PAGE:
Risotto With Autumn Vegetables
photo by Sharon123
- Ready In:
- 4 tablespoons unsalted butter
- 2 tablespoons olive oil
- 1 medium leek, rinsed well, dried, cut into 1/4-inch dice (white part only)
- 4 cups chicken broth, preferably homemade (or as needed)
- 2 cups italian short-grain rice (such as Arborio or Tesori)
- 1 small carrot, pared and cut into 1/4-inch dice
- 1 small turnip, pared and cut into 1/4-inch dice
- 1 small celery rib, cut into 1/4-inch dice
- salt & freshly ground black pepper
- 1⁄4 cup freshly grated parmesan cheese
- 1⁄4 cup diced canned Italian plum tomato
- 1 garlic clove, minced
- Heat 2 T. butter and the oil in large saucepan over low heat. When butter foams, stir inleek and cook, stirring occasionally, until leek is tender and wilted, about 10 minutes.
- Meanwhile, pour broth into small saucepan. Heat until hot and keep hot over very low heat.
- Add rice to leek, increase heat to medium, and cook, stirring constantly, until edges of grains are transparent, about 5 minutes.
- Pour enough broth into rice to cover by 1/4 inch. Adjusting heat to maintain a lively simmer (not steady boil), simmer, stirring constantly, until liquid is absorbed and you can see bottom of pan as you stir, about 5 minutes.
- Add more broth to cover rice by 1/4 inch and continue to simmer, stirring constantly, until liquid is absorbed. Repeat adding broth and simmering until rice is tender, but still slightly firm at the center; it should take about 20 minutes from time first liquid is added. Season to taste with salt and pepper halfway through cooking and stir in carrot, turnip and celery.
- Stir enough broth into risotto to make it creamy. Remove from heat and stir in remaining butter, the cheese, tomatoes, and garlic. Taste and adjust seasonings. Serve hot.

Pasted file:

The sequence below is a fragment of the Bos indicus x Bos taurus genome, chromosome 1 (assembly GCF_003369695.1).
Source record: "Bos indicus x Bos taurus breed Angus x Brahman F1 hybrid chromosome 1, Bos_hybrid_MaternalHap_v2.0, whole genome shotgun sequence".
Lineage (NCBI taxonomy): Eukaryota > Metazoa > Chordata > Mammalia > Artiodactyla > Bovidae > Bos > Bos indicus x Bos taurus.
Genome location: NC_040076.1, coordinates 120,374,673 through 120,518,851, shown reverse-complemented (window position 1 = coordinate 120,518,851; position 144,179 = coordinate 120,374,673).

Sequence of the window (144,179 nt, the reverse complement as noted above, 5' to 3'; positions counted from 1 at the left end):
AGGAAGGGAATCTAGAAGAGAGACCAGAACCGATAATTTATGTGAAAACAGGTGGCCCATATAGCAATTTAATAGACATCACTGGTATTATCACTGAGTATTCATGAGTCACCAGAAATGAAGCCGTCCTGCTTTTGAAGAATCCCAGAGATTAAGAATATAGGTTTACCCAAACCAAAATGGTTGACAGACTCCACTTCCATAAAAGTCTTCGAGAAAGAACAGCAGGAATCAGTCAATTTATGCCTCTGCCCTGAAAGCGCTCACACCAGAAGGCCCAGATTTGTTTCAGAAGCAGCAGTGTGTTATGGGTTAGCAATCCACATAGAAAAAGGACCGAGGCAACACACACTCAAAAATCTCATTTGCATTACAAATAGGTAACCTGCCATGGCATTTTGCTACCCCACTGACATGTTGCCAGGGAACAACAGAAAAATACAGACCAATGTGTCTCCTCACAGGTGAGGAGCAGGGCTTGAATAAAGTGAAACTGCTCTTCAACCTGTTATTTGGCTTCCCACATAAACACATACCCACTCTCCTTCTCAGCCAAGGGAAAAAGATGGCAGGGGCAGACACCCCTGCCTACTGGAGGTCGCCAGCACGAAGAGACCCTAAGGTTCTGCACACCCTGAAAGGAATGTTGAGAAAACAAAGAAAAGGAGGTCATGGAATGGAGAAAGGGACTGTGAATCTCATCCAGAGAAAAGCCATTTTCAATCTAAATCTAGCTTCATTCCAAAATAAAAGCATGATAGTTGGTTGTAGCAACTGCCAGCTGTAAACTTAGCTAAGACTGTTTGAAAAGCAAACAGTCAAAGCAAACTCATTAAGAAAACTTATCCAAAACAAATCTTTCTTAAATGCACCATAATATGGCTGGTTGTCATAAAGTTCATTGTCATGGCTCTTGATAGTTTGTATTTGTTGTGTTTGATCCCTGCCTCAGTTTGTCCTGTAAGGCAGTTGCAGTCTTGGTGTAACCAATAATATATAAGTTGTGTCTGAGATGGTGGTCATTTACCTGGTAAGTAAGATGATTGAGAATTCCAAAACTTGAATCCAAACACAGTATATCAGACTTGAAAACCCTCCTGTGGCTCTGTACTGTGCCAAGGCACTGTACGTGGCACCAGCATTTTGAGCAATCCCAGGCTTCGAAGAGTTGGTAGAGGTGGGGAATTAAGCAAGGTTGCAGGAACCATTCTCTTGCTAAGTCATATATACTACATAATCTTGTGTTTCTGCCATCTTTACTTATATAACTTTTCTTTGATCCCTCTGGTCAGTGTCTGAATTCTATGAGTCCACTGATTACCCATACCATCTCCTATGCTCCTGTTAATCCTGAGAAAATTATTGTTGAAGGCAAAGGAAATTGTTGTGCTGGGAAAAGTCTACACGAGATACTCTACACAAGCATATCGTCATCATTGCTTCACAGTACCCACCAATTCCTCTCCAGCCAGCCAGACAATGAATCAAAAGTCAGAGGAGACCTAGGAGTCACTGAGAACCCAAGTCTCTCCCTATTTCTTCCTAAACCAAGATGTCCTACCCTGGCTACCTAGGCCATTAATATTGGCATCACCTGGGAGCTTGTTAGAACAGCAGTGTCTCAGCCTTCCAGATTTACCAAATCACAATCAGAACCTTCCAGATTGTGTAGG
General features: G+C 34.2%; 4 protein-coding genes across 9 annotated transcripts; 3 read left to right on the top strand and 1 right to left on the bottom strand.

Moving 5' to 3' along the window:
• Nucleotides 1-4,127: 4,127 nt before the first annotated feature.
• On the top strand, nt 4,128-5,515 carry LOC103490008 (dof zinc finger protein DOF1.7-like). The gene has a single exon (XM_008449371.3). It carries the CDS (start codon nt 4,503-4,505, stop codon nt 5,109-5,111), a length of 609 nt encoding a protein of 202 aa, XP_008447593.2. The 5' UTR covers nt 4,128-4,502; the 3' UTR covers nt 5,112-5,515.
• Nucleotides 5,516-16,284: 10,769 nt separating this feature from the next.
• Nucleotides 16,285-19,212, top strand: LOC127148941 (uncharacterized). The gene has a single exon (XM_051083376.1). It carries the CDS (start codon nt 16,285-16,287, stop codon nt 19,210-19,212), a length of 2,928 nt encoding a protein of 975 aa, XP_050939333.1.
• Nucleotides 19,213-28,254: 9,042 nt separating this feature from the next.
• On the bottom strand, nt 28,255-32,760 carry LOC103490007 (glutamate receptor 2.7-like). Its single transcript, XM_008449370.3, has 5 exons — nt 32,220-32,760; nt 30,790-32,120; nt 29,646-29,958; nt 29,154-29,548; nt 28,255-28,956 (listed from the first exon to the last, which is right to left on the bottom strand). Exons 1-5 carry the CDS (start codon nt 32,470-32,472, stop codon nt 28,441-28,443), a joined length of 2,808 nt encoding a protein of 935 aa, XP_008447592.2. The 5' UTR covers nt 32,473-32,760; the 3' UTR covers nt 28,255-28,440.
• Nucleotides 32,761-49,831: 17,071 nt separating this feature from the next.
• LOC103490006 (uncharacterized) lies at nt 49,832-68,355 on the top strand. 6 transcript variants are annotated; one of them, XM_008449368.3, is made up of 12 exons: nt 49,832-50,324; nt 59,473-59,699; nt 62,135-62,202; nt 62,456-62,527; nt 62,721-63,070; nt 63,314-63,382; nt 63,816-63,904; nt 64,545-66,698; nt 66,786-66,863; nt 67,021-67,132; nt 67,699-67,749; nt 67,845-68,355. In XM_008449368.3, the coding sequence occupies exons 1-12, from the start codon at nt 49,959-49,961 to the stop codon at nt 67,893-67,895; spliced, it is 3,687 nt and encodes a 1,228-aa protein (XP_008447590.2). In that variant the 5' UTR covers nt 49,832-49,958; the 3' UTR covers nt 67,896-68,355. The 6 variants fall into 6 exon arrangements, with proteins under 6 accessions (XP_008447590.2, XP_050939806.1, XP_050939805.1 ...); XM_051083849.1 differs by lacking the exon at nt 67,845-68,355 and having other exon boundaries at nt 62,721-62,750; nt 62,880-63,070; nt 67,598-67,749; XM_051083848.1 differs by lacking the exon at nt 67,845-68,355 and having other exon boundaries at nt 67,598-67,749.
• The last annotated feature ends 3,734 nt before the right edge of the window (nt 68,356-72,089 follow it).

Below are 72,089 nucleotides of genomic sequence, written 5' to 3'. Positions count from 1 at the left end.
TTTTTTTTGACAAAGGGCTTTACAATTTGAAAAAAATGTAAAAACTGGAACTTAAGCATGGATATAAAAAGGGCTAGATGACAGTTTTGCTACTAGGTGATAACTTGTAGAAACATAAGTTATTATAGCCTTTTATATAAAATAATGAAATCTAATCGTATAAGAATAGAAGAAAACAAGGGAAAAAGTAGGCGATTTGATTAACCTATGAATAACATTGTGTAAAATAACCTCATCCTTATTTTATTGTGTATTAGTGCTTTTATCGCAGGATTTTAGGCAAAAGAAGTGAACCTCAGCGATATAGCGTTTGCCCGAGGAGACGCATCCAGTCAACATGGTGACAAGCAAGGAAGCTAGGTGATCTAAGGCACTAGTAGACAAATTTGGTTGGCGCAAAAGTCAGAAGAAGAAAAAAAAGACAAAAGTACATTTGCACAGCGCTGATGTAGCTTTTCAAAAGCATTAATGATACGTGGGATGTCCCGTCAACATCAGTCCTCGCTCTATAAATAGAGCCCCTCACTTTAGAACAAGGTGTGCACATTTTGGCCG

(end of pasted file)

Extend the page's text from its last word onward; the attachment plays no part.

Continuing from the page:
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I went out and bought a turnip just to make this! I halved the recipe, cut up all the veggies and realized I was out of arborio rice! So I used regular white rice and cooked it a little longer. I used homemade vegetable broth and fresh tomatoes from the garden. Toward the end, I couldn't resist using about 1/4 cup wine and at the very end, put a few tbls. of cream in to make it creamy. I loved it! Thanks for a great recipe, using wonderful fall veggies!
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I didn't start cooking until my early 20's, even though I come from a family of accomplished and admired home cooks. While I grew up watching my Italian grandmother in the kitchen, I remained uninterested in trying anything on my own. As a young lady, I was known for being particularly ignorant in the kitchen, with no idea how to even make a hot dog! All this changed, however, when I got engaged. I realized it was time to let my inherent talents out of the bag. At the time, the New York Times had a weekly column called The 60-Minute Gourmet by Pierre Franey. Each week, I would follow these recipes diligently, and taught myself to cook that way. From there, I began to read cookbooks and consult with relatives on family recipes. At my ripe old age now, I feel I know enough to put together a very pleasing meal and have become accomplished in my own right. Having an Irish father and an Italian mother, I'm glad I inherited the cooking gene (and the drinking one too!). One thing I have learned is that simpler is always better! I always believe cooking fills a need to nurture and show love. After being widowed fairly young and living alone with my dog and cats, I stopped cooking for awhile, since I really had no one to cook for. I made care packages for my grown son occasionally, and like to cook weekly for my boyfriend, so I feel like I am truly back in the saddle!!